As for our beloved Sabres, their prospect pool is bursting with players who are playing pivotal roles in the WJC, including Matt Savoie (CAN), Jiri Kulich (CZE), Noah Ostlund (SWE), and Anton Wahlberg (SWE).  On the backend, there’s Max Strbak (SVK) and Norwin Panocha (GER) with  Scottie Ratzlaff (CAN) in net.  And IF Russia were playing, I’m pretty confident we’d be seeing Vsevolod Komarov (RUS) as part of their top pair on defense.  Lots to watch from a Sabres’ prospects perspective as well.  

Enjoy the holiday hockey, and let’s go Sabres!      


#1: Macklin Celebrini, 5’11 C, NCAA 

#2: Berkly Catton, 5’11 C/LW, WHL 

#3: Cayden Lindstrom, 6’5 C, WHL 

#4: Cole Eiserman, 6’0 RW, US NTDP 

#5: Konsta Helenius, 5’11 RW, FIN 

#6: Carter Yakemchuk, 6’2 RHD, WHL 

#7: Zeev Buium, 6’1 LHD, NCAA 

#8: Ivan Demidov, 5’11 RW, RUS  

#9: Artyom Levshunov, 6’2 RHD, NCAA

#10: Anton Silyayev, 6’7 LHD, RUS 

#11: Sam Dickinson, 6’3 LHD, OHL 

#12: Sasha Boisvert, 6’2 C, USHL 

#13: Igor Chernyshov, 6’2 LW, RUS 

#14: Tij Iginla, 6’0 LW, WHL 

#15: Matvei Grindin, 6’1 C, USHL 

#16: Aron Kiviharju, 5’10 LHD, FIN 

#17: Leo Sahlin-Wallenius, 6’0 LHD, SWE  

#18: Michael Braddsegg-Nygard, 6’1 RW, SWE 

#19: Beckett Sennecke, 6’3 RW, OHL 

#20: Liam Greentree, 6’2 RW, OHL 

#21: Matvei Shuravin, 6’3 LHD, RUS

#22: Maxim Masse, 6’1 LW, QMJHL 

#23: Charlie Elick, 6’4 RHD, WHL  

#24: Michael Hage, 6’1 C, USHL

#25: Terik Paraschak, 5’11 RW, WHL

#26: Lukas Fischer, 6’4 LHD, OHL

#27: Cole Hutson, 5’9 LHD, US NTDP 

#28: Simon Zether, 6’3 C, SWE 

#29: Andrew Basha, 6’0 LW, WHL 

#30: Nikita Artamonov, 5’11 RW, RUS 

#31: Stian Solberg, 6’2 LHD, NWY 

#32: Yegor Surin, 5’11 C/W, RUS 

#33: Karl Sterner, 6’3 RW, SWE

#34: Christian Humphreys, 5’10 C, US NTDP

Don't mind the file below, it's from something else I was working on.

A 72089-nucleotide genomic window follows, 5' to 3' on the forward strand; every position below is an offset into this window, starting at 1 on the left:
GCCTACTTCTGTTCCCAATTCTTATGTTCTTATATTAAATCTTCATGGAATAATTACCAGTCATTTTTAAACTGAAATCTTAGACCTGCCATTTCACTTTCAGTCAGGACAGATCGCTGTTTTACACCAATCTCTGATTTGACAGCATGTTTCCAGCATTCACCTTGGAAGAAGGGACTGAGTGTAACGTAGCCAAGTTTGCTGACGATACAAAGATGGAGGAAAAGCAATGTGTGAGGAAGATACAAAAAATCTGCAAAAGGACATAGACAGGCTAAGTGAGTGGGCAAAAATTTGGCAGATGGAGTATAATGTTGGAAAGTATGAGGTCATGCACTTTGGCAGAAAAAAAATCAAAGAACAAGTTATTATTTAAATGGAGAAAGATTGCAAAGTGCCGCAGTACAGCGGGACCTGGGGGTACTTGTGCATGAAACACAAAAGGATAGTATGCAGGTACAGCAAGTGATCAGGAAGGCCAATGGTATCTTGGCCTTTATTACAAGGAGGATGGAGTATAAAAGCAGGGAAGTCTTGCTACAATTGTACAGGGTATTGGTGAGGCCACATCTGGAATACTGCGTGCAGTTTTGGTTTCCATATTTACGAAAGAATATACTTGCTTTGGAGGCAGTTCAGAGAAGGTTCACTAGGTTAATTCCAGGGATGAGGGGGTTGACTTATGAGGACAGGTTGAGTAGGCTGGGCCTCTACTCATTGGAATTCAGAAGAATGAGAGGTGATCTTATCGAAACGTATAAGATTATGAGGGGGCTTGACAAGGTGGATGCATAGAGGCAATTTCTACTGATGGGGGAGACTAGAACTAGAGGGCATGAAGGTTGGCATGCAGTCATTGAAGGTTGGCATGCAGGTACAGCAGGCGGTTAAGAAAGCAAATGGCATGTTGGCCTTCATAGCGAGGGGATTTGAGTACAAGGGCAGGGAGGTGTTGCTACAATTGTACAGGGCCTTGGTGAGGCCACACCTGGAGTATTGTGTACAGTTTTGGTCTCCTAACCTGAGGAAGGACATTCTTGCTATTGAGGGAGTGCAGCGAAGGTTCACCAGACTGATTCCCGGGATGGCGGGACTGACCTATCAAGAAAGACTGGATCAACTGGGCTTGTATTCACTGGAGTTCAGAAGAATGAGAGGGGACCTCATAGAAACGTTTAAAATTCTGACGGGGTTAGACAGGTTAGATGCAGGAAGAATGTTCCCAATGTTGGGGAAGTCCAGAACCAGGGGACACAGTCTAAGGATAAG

#35: Adam Jecho, 6’3 RW, FIN 

#36: Alfons Freji, 6’1 LHD, SWE

#37: Dominik Badinka, 6’2 RHD, FIN

#38: Ryder Ritchie, 6’0 LW, WHL

#39: Emil Hemming, 6’2 LW, FIN 

#40: Zayne Parekh, 6’0 RHD, OHL

#41: Adam Jiricek, 6’1 RHD, CZE 

#42: Will Skahan, 6’4 LHD, US NTDP 

#43: Tanner Howe, 5’10 RW, WHL 

#44: Noel Fransen, 6’1 LHD, SWE

#45: Ondrej Kos, 6’1 LW, FIN 

#46: Melvin Fernstrom, 6’1 C/RW, SWE 

#47: Felix Lacerte, 5’10 C, QMJHL

#48: Henry Mews, 6’0 RHD, OHL 

#49: Jakub Fibigr, 6’1 LHD, OHL 

#50: Kamil Bednarek, 6’0 C, US NTDP 

#51: David Svozil, 6’1 LHD, FIN 

#51: EJ Emery, 6’5 LHD, US NTDP 

#52: Tuomas Suoniemi, 5’10 C, FIN 

#53: Miguel Marques, 6’0 W, WHL 

#54: Danill Ustinkov, 6’1 LHD, SWISS 

#55: Cole Beaudoin, 6’2 C, OHL

#56: Dean Letourneau, 6’6 C, OJHL

#57: Lucas Pettersson, 5’11 C, SWE 

#58: Luke Misa, 5’10 C, OHL 

#59: Carson Wetsch, 6’3 RW, WHL 

#60: Tomas Galvas, 5’10 LHD, CZE 

#61: Tomas Lavoie, 6’3 RHD, QMJHL 

#62: Jamiro Reber, 5’10 C, SWISS

#63: Justin Poirier, 5’8 RW, QMJHL 

#64: Leon Muggli, 6’0 LHD, SWISS 

#65: Veeti Vasainien, 6’0 LHD, FIN 

#66: Hagen Burrows, 6’2 W, US HS 

#67: Tory Pitner, 6’1 RHD, USHL 

#68: Sebastian Sioni, 6’1 LHD, FIN 

#69: Aiden Park, 6’0 C/W, US HS 

#70: Erik Burger, 5’11 LHD, SWE

#71: Oskar Vuollet, 5’10 C/W, SWE 

#72: Ryerson Leenders, 6’2 G, OHL 

#73: Max Curran, 6’3 C, WHL 

#74: Will Felicio, 5’11 LHD, USHL 

#75: Jack Berglund, 6’2 RW, SWE 

BFLO’s Potential Haul: